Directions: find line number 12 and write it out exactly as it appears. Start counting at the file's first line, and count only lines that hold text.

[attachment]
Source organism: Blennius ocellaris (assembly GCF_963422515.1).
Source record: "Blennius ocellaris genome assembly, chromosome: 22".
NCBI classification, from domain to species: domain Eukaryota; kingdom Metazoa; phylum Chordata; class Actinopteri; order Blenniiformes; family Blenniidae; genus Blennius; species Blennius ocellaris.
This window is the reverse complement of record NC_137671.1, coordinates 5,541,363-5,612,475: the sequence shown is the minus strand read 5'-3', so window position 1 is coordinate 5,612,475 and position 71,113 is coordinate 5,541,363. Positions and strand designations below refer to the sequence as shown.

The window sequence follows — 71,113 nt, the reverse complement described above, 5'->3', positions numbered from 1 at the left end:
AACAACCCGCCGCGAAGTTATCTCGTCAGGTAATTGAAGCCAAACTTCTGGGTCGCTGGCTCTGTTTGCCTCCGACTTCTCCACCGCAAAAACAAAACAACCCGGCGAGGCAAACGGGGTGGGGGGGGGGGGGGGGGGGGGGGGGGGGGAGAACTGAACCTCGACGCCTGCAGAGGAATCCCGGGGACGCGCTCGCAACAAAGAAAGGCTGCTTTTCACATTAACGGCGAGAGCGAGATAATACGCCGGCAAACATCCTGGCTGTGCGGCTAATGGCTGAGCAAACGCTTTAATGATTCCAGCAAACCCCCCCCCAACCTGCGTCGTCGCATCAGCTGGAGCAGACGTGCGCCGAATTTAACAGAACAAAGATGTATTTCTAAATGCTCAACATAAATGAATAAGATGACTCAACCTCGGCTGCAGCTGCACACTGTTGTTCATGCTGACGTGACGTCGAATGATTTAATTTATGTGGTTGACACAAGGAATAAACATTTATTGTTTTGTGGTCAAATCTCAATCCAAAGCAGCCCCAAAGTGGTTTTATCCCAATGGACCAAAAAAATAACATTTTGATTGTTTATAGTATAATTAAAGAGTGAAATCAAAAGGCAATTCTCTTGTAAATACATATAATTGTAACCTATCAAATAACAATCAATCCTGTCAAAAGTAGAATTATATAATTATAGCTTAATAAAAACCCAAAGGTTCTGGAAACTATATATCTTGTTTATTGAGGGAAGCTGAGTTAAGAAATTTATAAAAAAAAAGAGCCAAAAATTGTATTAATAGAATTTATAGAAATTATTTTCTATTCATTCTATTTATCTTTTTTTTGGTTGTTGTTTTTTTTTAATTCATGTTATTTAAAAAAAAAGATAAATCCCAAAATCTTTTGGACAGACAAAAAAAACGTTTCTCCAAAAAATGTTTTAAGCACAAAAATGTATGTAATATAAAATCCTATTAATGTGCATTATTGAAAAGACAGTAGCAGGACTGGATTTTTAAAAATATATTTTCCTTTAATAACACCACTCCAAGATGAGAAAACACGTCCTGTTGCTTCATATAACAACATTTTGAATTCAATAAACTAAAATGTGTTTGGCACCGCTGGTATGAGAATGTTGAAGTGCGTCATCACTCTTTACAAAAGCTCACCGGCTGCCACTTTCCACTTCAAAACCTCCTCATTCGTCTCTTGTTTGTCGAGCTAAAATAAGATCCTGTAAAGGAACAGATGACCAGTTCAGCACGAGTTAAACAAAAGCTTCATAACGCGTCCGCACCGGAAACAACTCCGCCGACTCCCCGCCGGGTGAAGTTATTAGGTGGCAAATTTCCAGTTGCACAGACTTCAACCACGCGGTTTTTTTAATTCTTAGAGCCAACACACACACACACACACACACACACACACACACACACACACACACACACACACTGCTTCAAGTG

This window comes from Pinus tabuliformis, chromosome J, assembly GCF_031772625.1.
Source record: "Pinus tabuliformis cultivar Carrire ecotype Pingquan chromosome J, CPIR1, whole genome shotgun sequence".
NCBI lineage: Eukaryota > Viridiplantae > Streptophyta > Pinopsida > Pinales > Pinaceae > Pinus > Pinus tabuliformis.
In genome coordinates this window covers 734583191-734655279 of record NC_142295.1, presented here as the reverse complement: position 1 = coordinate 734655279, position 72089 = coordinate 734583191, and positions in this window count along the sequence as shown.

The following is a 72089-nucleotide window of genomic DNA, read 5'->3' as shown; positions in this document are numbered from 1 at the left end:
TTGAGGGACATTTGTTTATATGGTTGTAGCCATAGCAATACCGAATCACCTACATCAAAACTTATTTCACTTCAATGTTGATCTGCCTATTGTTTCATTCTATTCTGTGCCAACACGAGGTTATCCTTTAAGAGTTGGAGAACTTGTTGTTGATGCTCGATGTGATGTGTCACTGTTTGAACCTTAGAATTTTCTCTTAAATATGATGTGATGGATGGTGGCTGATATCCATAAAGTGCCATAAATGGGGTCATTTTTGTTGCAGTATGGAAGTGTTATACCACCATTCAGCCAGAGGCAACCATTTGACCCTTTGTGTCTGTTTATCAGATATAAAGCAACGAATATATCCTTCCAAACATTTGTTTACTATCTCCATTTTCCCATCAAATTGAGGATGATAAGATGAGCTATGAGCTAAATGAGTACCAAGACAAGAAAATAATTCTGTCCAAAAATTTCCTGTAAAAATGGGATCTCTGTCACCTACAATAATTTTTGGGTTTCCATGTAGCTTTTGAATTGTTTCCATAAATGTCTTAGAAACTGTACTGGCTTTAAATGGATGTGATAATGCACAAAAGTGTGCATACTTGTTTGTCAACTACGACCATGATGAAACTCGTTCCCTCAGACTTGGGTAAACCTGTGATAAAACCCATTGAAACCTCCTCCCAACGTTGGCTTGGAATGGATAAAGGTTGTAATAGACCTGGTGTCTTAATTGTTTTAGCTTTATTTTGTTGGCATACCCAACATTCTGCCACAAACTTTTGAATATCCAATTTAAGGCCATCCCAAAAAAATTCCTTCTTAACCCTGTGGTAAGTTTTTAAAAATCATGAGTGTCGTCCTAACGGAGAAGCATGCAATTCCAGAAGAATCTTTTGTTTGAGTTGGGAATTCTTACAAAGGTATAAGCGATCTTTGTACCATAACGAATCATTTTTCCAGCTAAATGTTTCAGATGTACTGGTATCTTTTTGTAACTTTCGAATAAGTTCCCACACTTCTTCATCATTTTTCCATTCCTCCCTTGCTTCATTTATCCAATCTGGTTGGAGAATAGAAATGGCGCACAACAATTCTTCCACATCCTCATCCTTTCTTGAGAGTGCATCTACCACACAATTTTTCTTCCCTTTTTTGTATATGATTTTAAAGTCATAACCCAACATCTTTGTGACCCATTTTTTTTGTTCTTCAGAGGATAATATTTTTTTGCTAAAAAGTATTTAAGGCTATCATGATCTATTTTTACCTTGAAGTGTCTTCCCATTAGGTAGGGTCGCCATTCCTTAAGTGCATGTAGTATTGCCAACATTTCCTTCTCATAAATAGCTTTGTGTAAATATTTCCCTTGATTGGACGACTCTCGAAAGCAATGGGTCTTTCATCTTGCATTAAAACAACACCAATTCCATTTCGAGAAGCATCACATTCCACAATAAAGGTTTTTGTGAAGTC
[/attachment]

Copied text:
TTGAGGGACATTTGTTTATATGGTTGTAGCCATAGCAATACCGAATCACCTACATCAAAACTTATTTCACTTCAATGTTGATCTGCCTATTGTTTCATTCTATTCTGTGCCAACACGAGGTTATCCTTTAAGAGTTGGAGAACTTGTTGTTGATGCTCGATGTGATGTGTCACTGTTTGAACCTTAGAATTTTCTCTTAAATATGATGTGATGGATGGTGGCTGATATCCATAAAGTGCCATAAATGGGGTCATTTTTGTTGCAGTATGGAAGTGTTATACCACCATTCAGCCAGAGGCAACCATTTGACCCTTTGTGTCTGTTTATCAGATATAAAGCAACGAATATATCCTTCCAAACATTTGTTTACTATCTCCATTTTCCCATCAAATTGAGGATGATAAGATGAGCTATGAGCTAAATGAGTACCAAGACAAGAAAATAATTCTGTCCAAAAATTTCCTGTAAAAATGGGATCTCTGTCACCTACAATAATTTTTGGGTTTCCATGTAGCTTTTGAATTGTTTCCATAAATGTCTTAGAAACTGTACTGGCTTTAAATGGATGTGATAATGCACAAAAGTGTGCATACTTGTTTGTCAACTACGACCATGATGAAACTCGTTCCCTCAGACTTGGGTAAACCTGTGATAAAACCCATTGAAACCTCCTCCCAACGTTGGCTTGGAATGGATAAAGGTTGTAATAGACCTGGTGTCTTAATTGTTTTAGCTTTATTTTGTTGGCATACCCAACATTCTGCCACAAACTTTTGAATATCCAATTTAAGGCCATCCCAAAAAAATTCCTTCTTAACCCTGTGGTAAGTTTTTAAAAATCATGAGTGTCGTCCTAACGGAGAAGCATGCAATTCCAGAAGAATCTTTTGTTTGAGTTGGGAATTCTTACAAAGGTATAAGCGATCTTTGTACCATAACGAATCATTTTTCCAGCTAAATGTTTCAGATGTACTGGTATCTTTTTGTAACTTTCGAATAAGTTCCCACACTTCTTCATCATTTTTCCATTCCTCCCTTGCTTCATTTATCCAATCTGGTTGGAGAATAGAAATGGCGCACAACAATTCTTCCACATCCTCATCCTTTCTTGAGAGTGCATCTACCACACAATTTTTCTTCCCTTTTTTGTATATGATTTTAAAGTCATAACCCAACATCTTTGTGACCCATTTTTTTTGTTCTTCAGAGGATAATATTTTTTTGCTAAAAAGTATTTAAGGCTATCATGATCTATTTTTACCTTGAAGTGTCTTCCCATTAGGTAGGGTCGCCATTCCTTAAGTGCATGTAGTATTGCCAACATTTCCTTCTCATAAATAGCTTTGTGTAAATATTTCCCTTGATTGGACGACTCTCGAAAGCAATGGGTCTTTCATCTTGCATTAAAACAACACCAATTCCATTTCGAGAAGCATCACATTCCACAATAAAGGTTTTTGTGAAGTC